Daniela Baker, community manager at CreditDonkey, emphasized the importance of helping children develop positive money habits and teaching them how to handle expenses. “If you’re already in your golden age and still trying to wean them off of your finances, make sure to communicate your intentions and goals openly,” she explained. “Make them understand that it will be beneficial to you as a parent since you will save more for your retirement. On the other hand, it will be helpful to them because it will allow them to exercise their financial independence. Yes, it will be challenging and uncomfortable, yet it is inevitable.”
Downsize Your Life
You’ve likely taken ownership of many possessions and financial obligations over the past 50ish years of existence. Unfortunately, these things can weigh you down in retirement, limiting your ability to move where you want to and focus on what matters most.
Vicky Lowell, financial analyst, finance counselor and founder of Empowered Worth, discusses the benefits of downsizing with her clients. “As a financial coach, I often have a client revisit their wants, needs and dreams for retirement. I also suggest that they begin the process of downsizing, so that this transition is not as shocking at retirement age,” she explains. “Starting the downsizing now allows my client to maximize savings in the last years of employment and give a clearer picture of what their budgetary requirements will be.”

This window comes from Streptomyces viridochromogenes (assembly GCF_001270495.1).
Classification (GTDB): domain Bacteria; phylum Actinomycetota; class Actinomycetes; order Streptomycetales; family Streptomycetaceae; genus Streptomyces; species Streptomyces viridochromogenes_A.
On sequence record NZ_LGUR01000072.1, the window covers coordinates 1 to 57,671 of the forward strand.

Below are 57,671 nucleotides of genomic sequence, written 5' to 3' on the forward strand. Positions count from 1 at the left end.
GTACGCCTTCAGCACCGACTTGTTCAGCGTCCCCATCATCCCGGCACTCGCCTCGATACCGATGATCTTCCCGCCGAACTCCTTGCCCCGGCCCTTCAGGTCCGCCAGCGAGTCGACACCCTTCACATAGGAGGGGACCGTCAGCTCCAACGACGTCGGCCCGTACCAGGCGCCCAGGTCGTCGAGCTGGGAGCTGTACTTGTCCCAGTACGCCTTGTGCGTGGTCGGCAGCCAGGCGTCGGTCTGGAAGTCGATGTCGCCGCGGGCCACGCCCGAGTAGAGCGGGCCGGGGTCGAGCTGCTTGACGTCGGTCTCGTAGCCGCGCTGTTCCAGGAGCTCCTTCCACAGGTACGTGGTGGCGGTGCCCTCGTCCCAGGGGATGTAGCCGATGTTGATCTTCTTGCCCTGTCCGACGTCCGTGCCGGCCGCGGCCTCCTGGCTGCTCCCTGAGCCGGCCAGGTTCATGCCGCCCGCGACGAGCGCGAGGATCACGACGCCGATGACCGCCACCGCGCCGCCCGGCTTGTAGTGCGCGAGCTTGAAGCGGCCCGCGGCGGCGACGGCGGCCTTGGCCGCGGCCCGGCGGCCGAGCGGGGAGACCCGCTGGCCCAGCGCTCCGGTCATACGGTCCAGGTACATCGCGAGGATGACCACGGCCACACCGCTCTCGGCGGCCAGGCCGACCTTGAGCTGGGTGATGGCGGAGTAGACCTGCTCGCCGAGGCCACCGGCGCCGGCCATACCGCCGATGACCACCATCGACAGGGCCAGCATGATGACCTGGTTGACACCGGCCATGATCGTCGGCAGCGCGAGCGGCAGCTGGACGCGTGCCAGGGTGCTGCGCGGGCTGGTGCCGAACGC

In order to avoid a massive, last-minute purge, it’s a good idea to start taking stock and letting go of these things in your 50s. Here are three things to downsize so that you can enjoy your retirement to the fullest.
- Are you dreaming of moving to a new location after you retire?
- Have you discovered that you’re paying for more square footage than you actually need?
- Are you hoping to spend more time traveling than staying cooped up at home?
- Should you experience health problems as you get older, could your multi-level home be difficult to move through?
If you’ve answered “yes” to any of the above, you may want to consider downsizing your home when you retire. Even if you’re planning on staying in your current hometown for the foreseeable future, moving to a smaller home nearby can lead to big savings in upkeep, utilities, insurance and taxes. That extra cash in your pocket will definitely come in handy when you shift to living off your retirement savings.
Due to the global pandemic and the shift towards remote work, many people have made big moves to their dream retirement homes earlier. If your workplace allows you to, consider going fully remote and keeping an eye on the housing market.
Knick-knacks. Dusty workout equipment. Clothes that no longer fit. Old toys and games that your adult children have left behind. You’ve likely amassed plenty of items that you no longer want or need. If you’re hoping to move to a new home when you retire, don’t pay to bring all of that junk with you! Start clearing out the clutter now.
You can turn gently-used and almost-new items into cash by selling them at garage sales or on websites like Craigslist, OfferUp or Facebook Marketplace. If you use an online selling tool, make sure you take proper precautions before meeting any online buyers in person.